We Get In Trouble When We Misunderstand What Corporations Are For

These advantages and benefits are supposedly granted in order to advance our – We the People’s – interests in getting certain things done and providing us with certain benefits, period. It is when we misunderstand what a corporation is that trouble begins.

One example of this trouble is that many people mistakenly believe that shareholders “own” a corporation. In fact, shareholders only have a contractual agreement related to the value of the stock. A corporation has no “owners.” It is just a contract, an understanding, a piece of paper.

Another example of the trouble that can occur from misunderstanding what a corporation is comes from the mistaken belief that the purpose of a corporation is to make money – and that there is a corresponding rule that they are required to “maximize shareholder value.” In fact, a corporation exists to allow investors to pool funds to accomplish certain tasks that benefit us. Their purpose is to better enable the accomplishment of those tasks.

Just Who Are We Talking About?

Unfortunately, public understanding of corporations has migrated from the original purpose of this form of business organization. Why is this? The answer might come from understanding who benefits from owning shares in corporations. This chart from the 2011 post “Nine Pictures Of The Extreme Income/Wealth Gap” explains who we are really talking about when we talk about corporations today:

The top 1 percent own 50.9 percent of all stocks, bonds, and mutual fund assets. The top 10 percent own 90.3 percent. The bottom 50 percent of us own 0.5 percent. That’s one half of one percent.

So Here We Are

We have drifted very far from our understanding of the relationship that is supposed to exist between We the People, our government, and the businesses that our government allow to exist. Why would we pass laws that set up corporations and grant them special benefits, except to make our lives better? How have we allowed these legal constructs called corporations (and the people behind them) to gain so much power that they can tell us what to do, and tell us they are going to just leave the country if we don’t let them have their way?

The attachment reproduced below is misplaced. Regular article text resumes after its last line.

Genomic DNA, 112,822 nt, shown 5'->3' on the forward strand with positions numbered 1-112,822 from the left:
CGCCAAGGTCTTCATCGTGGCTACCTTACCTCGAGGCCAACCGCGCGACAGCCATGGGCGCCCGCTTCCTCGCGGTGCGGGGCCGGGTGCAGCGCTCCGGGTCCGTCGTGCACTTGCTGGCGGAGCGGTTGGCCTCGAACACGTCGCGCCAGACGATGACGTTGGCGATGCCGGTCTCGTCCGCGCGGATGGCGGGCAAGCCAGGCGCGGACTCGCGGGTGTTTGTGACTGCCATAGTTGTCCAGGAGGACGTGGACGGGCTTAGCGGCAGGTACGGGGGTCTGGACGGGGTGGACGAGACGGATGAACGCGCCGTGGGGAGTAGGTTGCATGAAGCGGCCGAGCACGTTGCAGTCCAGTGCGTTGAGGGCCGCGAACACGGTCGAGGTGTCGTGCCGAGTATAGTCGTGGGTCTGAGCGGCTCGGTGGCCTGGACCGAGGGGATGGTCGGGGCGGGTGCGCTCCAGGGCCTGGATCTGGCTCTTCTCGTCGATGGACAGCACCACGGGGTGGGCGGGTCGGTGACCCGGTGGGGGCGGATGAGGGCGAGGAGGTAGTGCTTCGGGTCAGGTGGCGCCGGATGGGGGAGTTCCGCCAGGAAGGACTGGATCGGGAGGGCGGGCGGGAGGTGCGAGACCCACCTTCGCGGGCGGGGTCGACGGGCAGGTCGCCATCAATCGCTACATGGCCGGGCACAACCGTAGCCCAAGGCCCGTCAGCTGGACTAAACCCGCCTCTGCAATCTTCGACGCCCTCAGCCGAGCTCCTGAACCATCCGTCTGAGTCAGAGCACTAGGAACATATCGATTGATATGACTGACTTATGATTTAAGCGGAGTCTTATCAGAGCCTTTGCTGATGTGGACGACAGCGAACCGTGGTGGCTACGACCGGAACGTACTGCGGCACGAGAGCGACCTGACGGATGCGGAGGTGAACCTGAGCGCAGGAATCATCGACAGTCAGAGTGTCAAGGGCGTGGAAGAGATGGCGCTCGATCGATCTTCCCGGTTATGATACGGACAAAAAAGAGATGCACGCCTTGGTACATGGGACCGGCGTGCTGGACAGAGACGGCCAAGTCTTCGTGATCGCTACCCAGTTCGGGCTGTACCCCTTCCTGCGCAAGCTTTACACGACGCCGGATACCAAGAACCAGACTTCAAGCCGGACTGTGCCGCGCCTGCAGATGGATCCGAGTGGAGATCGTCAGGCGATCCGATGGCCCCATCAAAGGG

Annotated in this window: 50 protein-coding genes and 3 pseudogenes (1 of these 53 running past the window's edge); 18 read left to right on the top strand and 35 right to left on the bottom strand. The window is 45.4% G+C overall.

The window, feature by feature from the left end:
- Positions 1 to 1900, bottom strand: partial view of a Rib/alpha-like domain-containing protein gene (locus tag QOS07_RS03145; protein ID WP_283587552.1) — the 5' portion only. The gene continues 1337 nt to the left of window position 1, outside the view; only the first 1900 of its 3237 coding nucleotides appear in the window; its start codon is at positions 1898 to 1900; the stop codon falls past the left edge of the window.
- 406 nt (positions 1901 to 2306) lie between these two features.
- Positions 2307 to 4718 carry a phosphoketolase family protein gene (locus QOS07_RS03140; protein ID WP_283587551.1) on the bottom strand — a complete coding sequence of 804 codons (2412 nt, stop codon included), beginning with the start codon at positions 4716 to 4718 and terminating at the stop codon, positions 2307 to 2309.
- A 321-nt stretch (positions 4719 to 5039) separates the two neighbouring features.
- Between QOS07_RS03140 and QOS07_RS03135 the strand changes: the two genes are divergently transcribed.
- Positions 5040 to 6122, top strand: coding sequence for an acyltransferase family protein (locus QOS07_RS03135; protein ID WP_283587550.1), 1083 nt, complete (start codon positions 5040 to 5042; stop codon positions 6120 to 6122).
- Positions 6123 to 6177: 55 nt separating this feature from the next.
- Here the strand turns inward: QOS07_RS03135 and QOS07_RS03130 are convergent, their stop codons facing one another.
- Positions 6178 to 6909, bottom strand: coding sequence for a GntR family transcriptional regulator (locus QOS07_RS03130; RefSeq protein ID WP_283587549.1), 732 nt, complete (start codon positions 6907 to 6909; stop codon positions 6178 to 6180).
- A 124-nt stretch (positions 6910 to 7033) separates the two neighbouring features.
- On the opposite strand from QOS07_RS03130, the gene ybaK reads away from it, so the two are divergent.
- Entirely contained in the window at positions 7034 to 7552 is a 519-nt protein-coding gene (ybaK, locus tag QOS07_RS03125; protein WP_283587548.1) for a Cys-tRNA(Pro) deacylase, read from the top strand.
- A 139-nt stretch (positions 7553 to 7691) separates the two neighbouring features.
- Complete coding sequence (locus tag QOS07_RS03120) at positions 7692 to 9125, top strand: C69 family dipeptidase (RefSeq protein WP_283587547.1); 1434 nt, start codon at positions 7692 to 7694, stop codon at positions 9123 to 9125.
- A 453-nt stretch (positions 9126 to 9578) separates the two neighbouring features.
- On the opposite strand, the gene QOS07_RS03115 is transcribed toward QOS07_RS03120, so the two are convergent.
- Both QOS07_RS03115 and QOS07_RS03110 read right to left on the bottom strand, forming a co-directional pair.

If We the People are not benefiting from the existence of these things called corporations, maybe it is time for We the People to put a stop to the special advantages and benefits they get. Why should the 1 percent enjoy limited liability, special tax breaks, use of courts, and police and military protection if We the People are not getting well-made goods and high-quality services, well-paying jobs with good benefits, good schools and the rest of the things called for in the original bargain that created corporations in the first place?

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This post originally appeared at Campaign for America’s Future (CAF) at their Blog for OurFuture. I am a Fellow with CAF. Sign up here for the CAF daily summary and/or for the Progress Breakfast.

Is Walgreens Trying To Leave The US?

Here’s the latest corporate tax scam: Companies are renouncing their U.S. corporate status and claiming that their headquarters are instead located in one or some other low-tax country, like Switzerland. The technical word for what they are doing is an “inversion.” It involves buying or merging with a company in the new country while actually keeping the same employees, operations, sales outlets and other assets right here.

Lately Walgreens – the nation’s largest pharmacy retailer with 8,200 stores and locations in all 50 states – is in the news because they are considering an “inversion.” The company is deciding whether to renounce its U.S. corporate status and instead claim on paper to be a Swiss company. To do this it will merge with a Swiss company, Alliance Boots. This would let them dodge billions in U.S. taxes. According to Americans for Tax Fairness, this move would mean Walgreens avoids paying $4 billion of taxes they would otherwise owe to the U.S. government in the next five years.

Walgreens is doing this even though, as Americans for Tax Fairness points out:

  • Walgreens receives nearly a quarter of its income from taxpayers through government programs. Of its $72 billion in 2013 sales, an estimated $16.7 billion, or 23 percent, came from Medicare and Medicaid.
  • U.S. taxpayers have spent $11 million subsidizing executive bonuses at Walgreens over the last five years. A table showing the Walgreens executives getting subsidies is available here.